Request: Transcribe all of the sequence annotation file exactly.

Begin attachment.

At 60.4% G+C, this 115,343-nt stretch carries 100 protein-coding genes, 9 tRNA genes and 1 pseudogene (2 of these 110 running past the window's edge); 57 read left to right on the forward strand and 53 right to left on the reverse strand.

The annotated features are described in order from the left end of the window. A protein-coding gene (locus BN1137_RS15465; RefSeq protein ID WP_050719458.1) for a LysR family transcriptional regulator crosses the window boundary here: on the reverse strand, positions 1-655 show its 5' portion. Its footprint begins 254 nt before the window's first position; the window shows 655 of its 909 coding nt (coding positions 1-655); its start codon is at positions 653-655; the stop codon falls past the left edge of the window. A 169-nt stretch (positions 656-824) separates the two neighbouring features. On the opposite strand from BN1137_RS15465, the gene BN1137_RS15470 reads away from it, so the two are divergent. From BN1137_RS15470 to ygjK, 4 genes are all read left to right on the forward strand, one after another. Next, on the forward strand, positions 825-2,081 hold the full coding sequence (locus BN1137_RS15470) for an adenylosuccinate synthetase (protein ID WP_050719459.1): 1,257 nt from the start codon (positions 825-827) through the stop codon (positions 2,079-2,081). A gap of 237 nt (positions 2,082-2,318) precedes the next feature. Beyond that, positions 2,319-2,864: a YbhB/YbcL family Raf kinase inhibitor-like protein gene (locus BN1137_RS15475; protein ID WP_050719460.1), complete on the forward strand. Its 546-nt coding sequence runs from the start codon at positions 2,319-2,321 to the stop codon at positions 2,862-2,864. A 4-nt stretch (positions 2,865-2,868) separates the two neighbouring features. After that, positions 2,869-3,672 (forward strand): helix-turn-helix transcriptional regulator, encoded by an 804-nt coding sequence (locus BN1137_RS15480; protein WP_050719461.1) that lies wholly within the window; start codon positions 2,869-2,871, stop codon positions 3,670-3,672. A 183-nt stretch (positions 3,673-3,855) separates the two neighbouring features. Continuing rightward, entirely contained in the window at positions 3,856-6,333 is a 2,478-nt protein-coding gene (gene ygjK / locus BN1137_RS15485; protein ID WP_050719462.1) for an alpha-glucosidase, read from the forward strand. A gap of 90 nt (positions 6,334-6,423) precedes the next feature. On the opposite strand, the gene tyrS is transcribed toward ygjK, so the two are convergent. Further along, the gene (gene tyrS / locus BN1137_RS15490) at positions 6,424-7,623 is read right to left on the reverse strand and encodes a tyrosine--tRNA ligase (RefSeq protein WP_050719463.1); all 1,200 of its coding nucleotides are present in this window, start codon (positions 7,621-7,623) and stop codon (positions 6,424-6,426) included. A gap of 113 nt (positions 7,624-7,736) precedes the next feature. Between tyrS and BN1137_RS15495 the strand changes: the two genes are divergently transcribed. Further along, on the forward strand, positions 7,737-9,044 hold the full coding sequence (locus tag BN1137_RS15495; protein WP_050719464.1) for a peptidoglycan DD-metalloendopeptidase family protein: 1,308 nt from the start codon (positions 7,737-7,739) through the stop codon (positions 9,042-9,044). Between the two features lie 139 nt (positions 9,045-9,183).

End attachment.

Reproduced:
At 60.4% G+C, this 115,343-nt stretch carries 100 protein-coding genes, 9 tRNA genes and 1 pseudogene (2 of these 110 running past the window's edge); 57 read left to right on the forward strand and 53 right to left on the reverse strand.

The annotated features are described in order from the left end of the window. A protein-coding gene (locus BN1137_RS15465; RefSeq protein ID WP_050719458.1) for a LysR family transcriptional regulator crosses the window boundary here: on the reverse strand, positions 1-655 show its 5' portion. Its footprint begins 254 nt before the window's first position; the window shows 655 of its 909 coding nt (coding positions 1-655); its start codon is at positions 653-655; the stop codon falls past the left edge of the window. A 169-nt stretch (positions 656-824) separates the two neighbouring features. On the opposite strand from BN1137_RS15465, the gene BN1137_RS15470 reads away from it, so the two are divergent. From BN1137_RS15470 to ygjK, 4 genes are all read left to right on the forward strand, one after another. Next, on the forward strand, positions 825-2,081 hold the full coding sequence (locus BN1137_RS15470) for an adenylosuccinate synthetase (protein ID WP_050719459.1): 1,257 nt from the start codon (positions 825-827) through the stop codon (positions 2,079-2,081). A gap of 237 nt (positions 2,082-2,318) precedes the next feature. Beyond that, positions 2,319-2,864: a YbhB/YbcL family Raf kinase inhibitor-like protein gene (locus BN1137_RS15475; protein ID WP_050719460.1), complete on the forward strand. Its 546-nt coding sequence runs from the start codon at positions 2,319-2,321 to the stop codon at positions 2,862-2,864. A 4-nt stretch (positions 2,865-2,868) separates the two neighbouring features. After that, positions 2,869-3,672 (forward strand): helix-turn-helix transcriptional regulator, encoded by an 804-nt coding sequence (locus BN1137_RS15480; protein WP_050719461.1) that lies wholly within the window; start codon positions 2,869-2,871, stop codon positions 3,670-3,672. A 183-nt stretch (positions 3,673-3,855) separates the two neighbouring features. Continuing rightward, entirely contained in the window at positions 3,856-6,333 is a 2,478-nt protein-coding gene (gene ygjK / locus BN1137_RS15485; protein ID WP_050719462.1) for an alpha-glucosidase, read from the forward strand. A gap of 90 nt (positions 6,334-6,423) precedes the next feature. On the opposite strand, the gene tyrS is transcribed toward ygjK, so the two are convergent. Further along, the gene (gene tyrS / locus BN1137_RS15490) at positions 6,424-7,623 is read right to left on the reverse strand and encodes a tyrosine--tRNA ligase (RefSeq protein WP_050719463.1); all 1,200 of its coding nucleotides are present in this window, start codon (positions 7,621-7,623) and stop codon (positions 6,424-6,426) included. A gap of 113 nt (positions 7,624-7,736) precedes the next feature. Between tyrS and BN1137_RS15495 the strand changes: the two genes are divergently transcribed. Further along, on the forward strand, positions 7,737-9,044 hold the full coding sequence (locus tag BN1137_RS15495; protein WP_050719464.1) for a peptidoglycan DD-metalloendopeptidase family protein: 1,308 nt from the start codon (positions 7,737-7,739) through the stop codon (positions 9,042-9,044). Between the two features lie 139 nt (positions 9,045-9,183).